Four Frugal Tricks That Save You Money

17850750_sFrugality is no fun, right?  People who are frugal never go out with friends, never buy a coffee, never buy anything, it seems.  They spend all their time hanging up their clothes to line dry, saving their recycling for repurposing, and washing out plastic baggies.  Right?

True, some frugal people do this.  But if you’re not naturally frugal and don’t want to be extreme, there are simple things you can do to save money that won’t affect your quality of life.  You can live the same lifestyle you’re living now, but you’ll be saving money every day with these four frugal tricks.

1.  Use reusable dryer balls.

Rather than buying and using dryer sheets to keep static off your clothes, try reusable wool dryer balls.  Throw three of the balls in with your clothes in the dryer, and the static will be minimized.  These cost $15 to $20 for 3, and they last a lifetime.  You never need to buy dryer balls or dryer sheets again.

2.  Buy in bulk.

You may have seen the massive pantries extreme couponers have.  You don’t need that to save money, though.  Simply buy a few more of your groceries than you need when they go on sale.  Say you find pasta that is normally $1.29 a pound on sale for .79 a pound.  Just buy several more packages than you need for the month.  You’ll be able to eat your pasta at a cheaper price for the next few months.  Keep doing this when items go on sale, and you’ll lower the price of your grocery bill.

3.  Cut the cable and subscribe to Netflix.

Confession time.  My guilty pleasure is watching Teen Mom 2.  (Don’t judge me, please.)  I thought when I cancelled cable that I wouldn’t be able to watch it anymore, but MTV shows it in full on their website the day after the new episode airs.  Many television channels do this on their websites, and for the ones that don’t, you can always subscribe to Netflix.  At $7.99 a month for streaming, it’s much cheaper than cable.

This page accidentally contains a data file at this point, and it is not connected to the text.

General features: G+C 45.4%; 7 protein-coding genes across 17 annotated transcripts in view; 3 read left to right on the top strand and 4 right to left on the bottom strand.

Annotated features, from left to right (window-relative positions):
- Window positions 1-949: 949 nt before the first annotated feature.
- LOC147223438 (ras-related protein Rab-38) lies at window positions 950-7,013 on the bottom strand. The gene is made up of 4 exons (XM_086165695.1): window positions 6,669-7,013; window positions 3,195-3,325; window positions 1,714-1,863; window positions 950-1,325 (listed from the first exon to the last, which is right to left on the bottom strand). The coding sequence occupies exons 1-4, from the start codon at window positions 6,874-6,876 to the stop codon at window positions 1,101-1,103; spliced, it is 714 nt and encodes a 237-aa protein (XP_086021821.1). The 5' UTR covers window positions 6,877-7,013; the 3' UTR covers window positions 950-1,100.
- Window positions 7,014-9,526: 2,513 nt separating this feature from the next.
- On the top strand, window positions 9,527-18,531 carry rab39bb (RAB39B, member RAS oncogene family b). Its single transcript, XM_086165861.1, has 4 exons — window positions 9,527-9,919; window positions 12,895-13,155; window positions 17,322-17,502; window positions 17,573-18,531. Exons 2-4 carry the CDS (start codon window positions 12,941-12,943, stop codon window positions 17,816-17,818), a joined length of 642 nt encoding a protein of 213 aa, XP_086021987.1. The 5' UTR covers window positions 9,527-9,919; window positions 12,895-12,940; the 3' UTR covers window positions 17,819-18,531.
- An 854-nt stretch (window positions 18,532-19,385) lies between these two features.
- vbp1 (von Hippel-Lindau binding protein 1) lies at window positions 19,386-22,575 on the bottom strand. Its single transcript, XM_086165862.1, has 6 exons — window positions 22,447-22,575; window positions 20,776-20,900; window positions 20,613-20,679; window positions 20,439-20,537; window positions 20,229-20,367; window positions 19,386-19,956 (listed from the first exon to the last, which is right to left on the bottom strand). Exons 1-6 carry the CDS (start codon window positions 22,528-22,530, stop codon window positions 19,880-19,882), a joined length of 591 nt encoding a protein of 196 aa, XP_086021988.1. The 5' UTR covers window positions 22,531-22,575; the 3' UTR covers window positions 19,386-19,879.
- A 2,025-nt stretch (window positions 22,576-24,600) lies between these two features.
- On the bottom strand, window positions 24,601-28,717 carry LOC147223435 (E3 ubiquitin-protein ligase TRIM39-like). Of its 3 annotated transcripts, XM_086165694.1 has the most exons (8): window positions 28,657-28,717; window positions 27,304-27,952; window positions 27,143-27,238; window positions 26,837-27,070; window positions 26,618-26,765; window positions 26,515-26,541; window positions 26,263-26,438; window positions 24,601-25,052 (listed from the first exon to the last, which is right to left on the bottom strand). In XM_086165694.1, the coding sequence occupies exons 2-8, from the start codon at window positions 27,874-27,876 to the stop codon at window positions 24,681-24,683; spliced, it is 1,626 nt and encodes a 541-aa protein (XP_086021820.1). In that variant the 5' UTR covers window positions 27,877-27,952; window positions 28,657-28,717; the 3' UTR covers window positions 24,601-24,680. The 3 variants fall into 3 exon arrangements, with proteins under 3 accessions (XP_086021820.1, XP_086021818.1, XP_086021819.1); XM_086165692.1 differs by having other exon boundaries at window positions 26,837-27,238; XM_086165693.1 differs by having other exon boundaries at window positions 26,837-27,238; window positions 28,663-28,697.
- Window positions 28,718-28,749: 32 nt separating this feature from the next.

4.  Do the math.

Often, saving money is as easy as doing a simple computation.  Whether you’re buying chips, paper towels, or coffee, compare prices.

My last shopping trip, the kids begged for potato chips.  I saw the 8 oz. bag of the brand we like on sale, 2 for $5.  I was ready to buy them until I looked above and saw the 15 oz. bag of the same brand priced at the regular price of $4.  Yes, the sale price was a $1 more expensive than the regular price.

Stores use this trick all the time, and often price a smaller bag as less expensive per ounce than the larger size bag.  Why?  Consumers are conditioned to think larger quantities are cheaper per unit.  Take the time to compare prices, and you’ll save.

These are just a few frugal tricks that you can begin today that won’t alter your lifestyle, but will save you money.

What is your favorite, easy-to-implement frugal trick?

Posted in: Minimalism and Frugality

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